Planning and Productivity

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Reprinted with gracious permission by the author from her blog “Translation Tidbits”

Productivity means time, money, doing more with fewer resources and in less time, performance, efficiency, etc. The list is long.

For those who work in a home office, productivity can be a challenge, as the dishes in the kitchen, the laundry, and other chores scream your name through the house, calling you to do things other than your work (in the professional sense of things).

Taking care of the house is and takes work, but I’m talking about paid work. That kind without which you wouldn’t even have a house. Home office loneliness can also interfere with productivity. You may end up diving into social networks, creating work delays. Each person has different productivity challenges and ways to overcome them. There is no single recipe for dealing with this.

For me, two methods have proven effective. I use them together, and they have helped me plan better and produce more. Notice I said plan and produce, for one depends on the other.

Planning is important to identify the tasks to be done, set priorities and allocate sufficient time for each of them to be executed. One of the things I noticed when looking back and seeing how long I was taking to do each of my tasks was I that I was allocating too much time for each of them. I researched what could help me with that and found out about Parkinson’s Law.

Parkinson’s Law taught me how to plan my day

Published by Cyril Northcote Parkinson in an article in The Economist, in 1955, and based on his extensive experience in the British civil service, Parkinson’s Law states that work expands to fill the time available for its completion. That means that if I allocate 60 minutes for lunch, I will use all this time for lunch. However, if I allocate 30 minutes for lunch, it will not only be possible to eat in 30 minutes, but I will have another 30 minutes to perform another task on my to-do list.

Cyril Parkinson suggests identifying all the tasks to be performed in your work day, set priorities, plan the day backward, allocating the necessary time to each of them and then get to work. This has helped me a lot because I start planning my day based on the time that I must be done with it, so nothing is left behind and everything is done in order of priority. Nevertheless, it is important to understand that this plan has a specific order to be followed: first, do what you have to do and then, do what you want to do. Once I had solved my planning issues, it was time to see how I could improve my productivity, that is, how much work I could get done per hour.

The Pomodoro Technique taught me to do more in less time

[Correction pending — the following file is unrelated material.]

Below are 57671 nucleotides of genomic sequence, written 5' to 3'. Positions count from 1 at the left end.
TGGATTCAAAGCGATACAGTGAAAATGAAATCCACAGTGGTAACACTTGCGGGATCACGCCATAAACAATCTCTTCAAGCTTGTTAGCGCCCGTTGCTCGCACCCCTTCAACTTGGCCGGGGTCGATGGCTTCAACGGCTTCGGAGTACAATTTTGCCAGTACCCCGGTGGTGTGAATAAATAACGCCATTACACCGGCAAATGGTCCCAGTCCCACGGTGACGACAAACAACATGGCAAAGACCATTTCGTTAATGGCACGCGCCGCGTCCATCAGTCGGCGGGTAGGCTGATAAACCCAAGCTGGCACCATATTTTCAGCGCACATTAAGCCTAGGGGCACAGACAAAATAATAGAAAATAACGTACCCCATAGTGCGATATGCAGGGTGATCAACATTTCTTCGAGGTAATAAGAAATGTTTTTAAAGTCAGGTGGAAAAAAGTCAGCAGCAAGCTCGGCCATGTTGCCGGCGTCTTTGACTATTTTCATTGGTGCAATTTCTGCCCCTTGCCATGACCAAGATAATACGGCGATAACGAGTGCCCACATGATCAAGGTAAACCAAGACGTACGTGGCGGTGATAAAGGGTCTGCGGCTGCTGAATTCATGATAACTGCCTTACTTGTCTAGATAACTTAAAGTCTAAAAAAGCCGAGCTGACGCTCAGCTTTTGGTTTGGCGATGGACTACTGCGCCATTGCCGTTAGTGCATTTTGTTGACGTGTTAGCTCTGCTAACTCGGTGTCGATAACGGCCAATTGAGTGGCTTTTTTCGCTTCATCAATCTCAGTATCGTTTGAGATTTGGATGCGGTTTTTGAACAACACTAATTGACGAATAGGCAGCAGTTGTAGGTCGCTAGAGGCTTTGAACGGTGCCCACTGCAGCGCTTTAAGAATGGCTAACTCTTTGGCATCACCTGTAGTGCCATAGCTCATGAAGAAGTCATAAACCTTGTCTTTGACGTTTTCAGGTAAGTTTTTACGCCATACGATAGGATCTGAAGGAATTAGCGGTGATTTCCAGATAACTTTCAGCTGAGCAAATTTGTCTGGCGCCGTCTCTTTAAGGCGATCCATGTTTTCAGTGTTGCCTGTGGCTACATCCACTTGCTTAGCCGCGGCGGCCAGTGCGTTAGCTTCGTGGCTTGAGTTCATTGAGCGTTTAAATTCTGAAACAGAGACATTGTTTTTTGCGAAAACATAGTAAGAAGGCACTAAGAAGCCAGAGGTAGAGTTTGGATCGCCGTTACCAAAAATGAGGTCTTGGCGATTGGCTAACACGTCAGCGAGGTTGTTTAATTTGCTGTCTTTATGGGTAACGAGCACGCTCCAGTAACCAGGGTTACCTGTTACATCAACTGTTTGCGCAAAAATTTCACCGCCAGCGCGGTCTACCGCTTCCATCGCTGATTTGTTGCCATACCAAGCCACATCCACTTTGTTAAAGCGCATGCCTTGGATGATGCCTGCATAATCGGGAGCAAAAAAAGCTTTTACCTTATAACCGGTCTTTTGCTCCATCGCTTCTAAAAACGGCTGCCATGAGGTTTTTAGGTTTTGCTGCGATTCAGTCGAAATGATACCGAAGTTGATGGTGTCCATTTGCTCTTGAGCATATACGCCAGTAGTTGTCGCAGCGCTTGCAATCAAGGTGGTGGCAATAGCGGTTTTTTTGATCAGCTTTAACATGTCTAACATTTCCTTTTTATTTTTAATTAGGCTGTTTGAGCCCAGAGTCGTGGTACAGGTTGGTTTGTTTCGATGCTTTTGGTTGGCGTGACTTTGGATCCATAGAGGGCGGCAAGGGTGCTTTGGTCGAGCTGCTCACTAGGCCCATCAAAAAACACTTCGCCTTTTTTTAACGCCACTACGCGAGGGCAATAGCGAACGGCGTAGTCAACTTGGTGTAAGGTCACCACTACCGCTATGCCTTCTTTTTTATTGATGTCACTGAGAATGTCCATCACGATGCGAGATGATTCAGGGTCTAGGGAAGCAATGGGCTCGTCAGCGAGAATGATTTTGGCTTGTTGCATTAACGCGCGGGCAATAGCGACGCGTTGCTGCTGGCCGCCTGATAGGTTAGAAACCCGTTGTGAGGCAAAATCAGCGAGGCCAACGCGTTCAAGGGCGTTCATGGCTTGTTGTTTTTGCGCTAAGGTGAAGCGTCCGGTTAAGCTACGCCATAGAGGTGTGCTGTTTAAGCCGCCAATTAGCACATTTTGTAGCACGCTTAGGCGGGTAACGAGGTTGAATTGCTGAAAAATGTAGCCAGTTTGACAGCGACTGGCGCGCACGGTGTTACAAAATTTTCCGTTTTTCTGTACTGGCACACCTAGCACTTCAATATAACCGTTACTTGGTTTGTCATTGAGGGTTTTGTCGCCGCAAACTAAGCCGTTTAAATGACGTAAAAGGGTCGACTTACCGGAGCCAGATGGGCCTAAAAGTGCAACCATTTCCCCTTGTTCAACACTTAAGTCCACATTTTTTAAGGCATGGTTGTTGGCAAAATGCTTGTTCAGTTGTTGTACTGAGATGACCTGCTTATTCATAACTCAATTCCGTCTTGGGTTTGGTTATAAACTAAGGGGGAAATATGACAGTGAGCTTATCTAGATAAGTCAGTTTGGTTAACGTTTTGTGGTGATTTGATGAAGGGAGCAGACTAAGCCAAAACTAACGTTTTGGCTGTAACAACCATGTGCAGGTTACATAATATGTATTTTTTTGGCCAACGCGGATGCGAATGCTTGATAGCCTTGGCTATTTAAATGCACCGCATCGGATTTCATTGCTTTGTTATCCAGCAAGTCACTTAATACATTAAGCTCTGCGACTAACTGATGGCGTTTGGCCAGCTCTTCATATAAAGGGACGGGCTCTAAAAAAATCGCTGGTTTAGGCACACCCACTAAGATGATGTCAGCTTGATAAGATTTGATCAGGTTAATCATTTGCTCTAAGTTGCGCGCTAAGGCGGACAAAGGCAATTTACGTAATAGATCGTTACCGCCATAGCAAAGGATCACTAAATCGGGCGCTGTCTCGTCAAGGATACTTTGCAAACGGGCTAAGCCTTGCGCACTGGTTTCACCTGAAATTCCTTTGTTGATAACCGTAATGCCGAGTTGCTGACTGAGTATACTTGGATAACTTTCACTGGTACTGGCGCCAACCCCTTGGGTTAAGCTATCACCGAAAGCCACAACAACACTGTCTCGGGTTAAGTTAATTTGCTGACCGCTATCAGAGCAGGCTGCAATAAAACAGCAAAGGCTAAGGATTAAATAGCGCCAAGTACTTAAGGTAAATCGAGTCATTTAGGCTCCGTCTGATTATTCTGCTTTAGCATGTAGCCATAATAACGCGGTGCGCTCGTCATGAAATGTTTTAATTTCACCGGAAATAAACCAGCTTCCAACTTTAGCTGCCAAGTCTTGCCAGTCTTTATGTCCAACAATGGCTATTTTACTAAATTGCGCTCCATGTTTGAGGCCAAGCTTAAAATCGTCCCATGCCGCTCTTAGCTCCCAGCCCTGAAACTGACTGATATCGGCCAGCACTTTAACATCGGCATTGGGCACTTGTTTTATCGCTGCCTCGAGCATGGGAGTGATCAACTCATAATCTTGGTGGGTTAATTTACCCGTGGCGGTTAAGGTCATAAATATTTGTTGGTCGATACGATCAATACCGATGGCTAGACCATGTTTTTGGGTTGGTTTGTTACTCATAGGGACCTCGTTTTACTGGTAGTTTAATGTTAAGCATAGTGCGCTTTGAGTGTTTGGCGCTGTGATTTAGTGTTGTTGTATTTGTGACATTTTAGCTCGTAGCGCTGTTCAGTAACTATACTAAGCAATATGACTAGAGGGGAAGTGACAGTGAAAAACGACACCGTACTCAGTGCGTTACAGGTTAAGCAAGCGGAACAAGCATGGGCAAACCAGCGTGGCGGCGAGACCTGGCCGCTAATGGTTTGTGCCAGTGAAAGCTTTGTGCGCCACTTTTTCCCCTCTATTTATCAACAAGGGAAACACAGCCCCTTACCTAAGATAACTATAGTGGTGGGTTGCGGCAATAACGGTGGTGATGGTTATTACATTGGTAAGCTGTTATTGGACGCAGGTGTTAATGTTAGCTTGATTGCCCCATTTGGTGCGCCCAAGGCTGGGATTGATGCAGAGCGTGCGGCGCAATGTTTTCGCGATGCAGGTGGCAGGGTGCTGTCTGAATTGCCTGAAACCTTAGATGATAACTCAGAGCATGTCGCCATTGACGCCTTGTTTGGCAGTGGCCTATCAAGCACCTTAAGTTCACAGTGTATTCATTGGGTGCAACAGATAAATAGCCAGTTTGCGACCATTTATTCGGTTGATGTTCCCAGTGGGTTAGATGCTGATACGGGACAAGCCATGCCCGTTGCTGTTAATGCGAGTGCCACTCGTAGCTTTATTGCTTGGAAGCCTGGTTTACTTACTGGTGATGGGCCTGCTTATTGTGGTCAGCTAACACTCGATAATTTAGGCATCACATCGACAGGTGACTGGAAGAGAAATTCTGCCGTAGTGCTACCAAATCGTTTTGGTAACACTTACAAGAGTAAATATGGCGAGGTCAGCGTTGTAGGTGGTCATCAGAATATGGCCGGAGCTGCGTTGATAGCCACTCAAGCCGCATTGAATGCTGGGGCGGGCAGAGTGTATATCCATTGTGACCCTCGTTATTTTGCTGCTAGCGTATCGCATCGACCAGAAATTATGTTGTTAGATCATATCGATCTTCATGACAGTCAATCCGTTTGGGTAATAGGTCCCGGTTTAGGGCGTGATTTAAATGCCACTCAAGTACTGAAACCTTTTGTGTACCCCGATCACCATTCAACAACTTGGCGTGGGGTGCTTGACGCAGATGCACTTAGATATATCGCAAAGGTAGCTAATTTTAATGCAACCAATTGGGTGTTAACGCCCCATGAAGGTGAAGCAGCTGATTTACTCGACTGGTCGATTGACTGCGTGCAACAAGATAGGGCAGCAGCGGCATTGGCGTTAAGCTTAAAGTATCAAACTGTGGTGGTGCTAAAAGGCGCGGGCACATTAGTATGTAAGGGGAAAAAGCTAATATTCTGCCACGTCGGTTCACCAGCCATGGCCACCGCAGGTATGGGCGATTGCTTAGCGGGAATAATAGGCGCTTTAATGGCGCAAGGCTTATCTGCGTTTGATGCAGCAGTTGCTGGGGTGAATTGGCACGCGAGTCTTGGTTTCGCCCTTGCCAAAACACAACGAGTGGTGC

I didn’t have to analyze things extensively to identify the problem. I was getting distracted and losing focus far too easily. Be it because of things around the house or because of things on the internet. To help me focus on work without forgetting to rest the mind, I chose the Pomodoro Technique, and it has been amazing.

The Pomodoro Technique is a time management method developed by Francesco Cirillo in the late 80s. The technique consists of using a timer to divide work into periods of 25 minutes, separated by brief intervals of five minutes. The name comes from the Italian word pomodoro (tomato), as a reference to the popular kitchen timer in the form of a tomato. The method is based on the idea that frequent breaks can increase mental awareness.

My husband is a Chef, so it goes without saying that I do not lack kitchen timers at my house, but you can use the phone’s stopwatch or those used in sports. I prefer the kitchen timer because I’m afraid of using the phone and end up getting distracted by all those app notifications that appear on the screen.

The technique, as already explained, works very simply. You program the timer for 25 minutes and focus on work. During those 25 minutes, work is the boss. When the 25 minutes are up, you program the timer for five minutes. These five minutes can be used to go to the bathroom, drink some water or have a cup of coffee, listen to music, stretch, meditate, etc. I suggest avoiding checking out the internet or taking a peek at what’s going on TV because I’m afraid of ignoring the timer when the five minutes are up. The important thing is to use this break to rest your mind, hydrate or just relax a little bit.

Break is over? Reprogram the timer for another 25 minutes. And keep on going from there: 25 – 5 – 25 – 5 – 25 – 5, until you get to the end of your work day. With this method, I could not just focus on what was really needed but could also identify my real hourly productivity potential. Which means that I started having enough time to include more things into my day and not leave anything for tomorrow.

Written by Melissa Harkin, English to BR Portuguese, BR Portuguese to English and Spanish into English and Portuguese technical translator, 15+ years of experience, member of the American Translators Association (ATA) and the Brazilian Translators Association (Abrates), specializing in legal and environmental content. Bachelor of Laws, MBA in Strategic Management, Certificate in Translation and Subtitling, Certificate in Sustainability, and several years of experience in other markets (Oil & Gas, Aviation, Pharmaceutical, HR, Construction, Energy, and Environmental), before working full-time in translation.

More of Melissa’s posts can be seen at: ( Melissa often posts in both Portuguese and English.

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